UnNews:Homeland Security: Living anime characters a "significant" threat to public safety
From Uncyclopedia, the content-free encyclopedia
|This article is part of UnNews||We distort, you deride|
22 February 2007
WASHINGTON DC (UnNews) -- The Department of Homeland Security released a statement Thursday calling living anime characters a "significant" threat to public safety, and urged new legislation to monitor and control the powerful beings.
DHS spokesperson, Lindsey Murning, referred to a recent report which indicated that as many as many as 20,000 human fatalities can be attributed annually to either direct attack from anime characters or as "collateral damage" resulting from two characters doing battle.
"Many of these characters are immature and emotionally unstable," said Murning. "Combine that with the ability to manipulate directed energy charges as blasts or beams, control elemental forces, or shape-shift into dangerous semi-mythical animals, and you're just asking for trouble."
The report indicated that in spite of the characters often giving long, repetitive speeches prior to engaging in combat, usually related to retrieving or controlling some powerful object or objects, human bystanders are often unprepared for the severity and scope of the battle, which can be as or more damaging than a natural disaster such as a tornado or hurricane.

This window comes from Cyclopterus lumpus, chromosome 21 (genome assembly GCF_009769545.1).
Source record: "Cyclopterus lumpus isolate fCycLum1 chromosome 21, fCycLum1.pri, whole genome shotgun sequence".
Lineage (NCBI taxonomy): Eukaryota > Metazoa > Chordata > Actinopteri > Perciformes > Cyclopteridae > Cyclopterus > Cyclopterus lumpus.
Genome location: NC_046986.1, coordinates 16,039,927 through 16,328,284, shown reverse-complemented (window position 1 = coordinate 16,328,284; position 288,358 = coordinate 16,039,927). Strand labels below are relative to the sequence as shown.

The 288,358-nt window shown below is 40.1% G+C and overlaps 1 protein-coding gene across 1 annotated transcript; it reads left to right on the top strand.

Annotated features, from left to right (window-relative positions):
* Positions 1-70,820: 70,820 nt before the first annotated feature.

Greg Watson, a witness to one such battle in November, 2006, between the half-dragon Gomanki, and the sword-weilding Kanukotsu, said, "They shouted insults at each other for nearly a half-hour before Gomanki unleashed what appeared to be some kind of plasma or lightning ball that flattened several acres of trees and set a half-dozen houses on fire. It didn't do anything at all to Kanukotsu. People were screaming and running around on fire, but the anime characters seemed completely oblivious to it."
Homeland Security advised that anime characters with potentially dangerous powers should be registered with the government, undergo training and instruction to ensure compliance with federal and local laws against assault and jeopardizing the general public, and provide proof of insurance against any damage they may cause.
"Sure, it's all fun and games and collector cards until someone's house is destroyed," said Murning.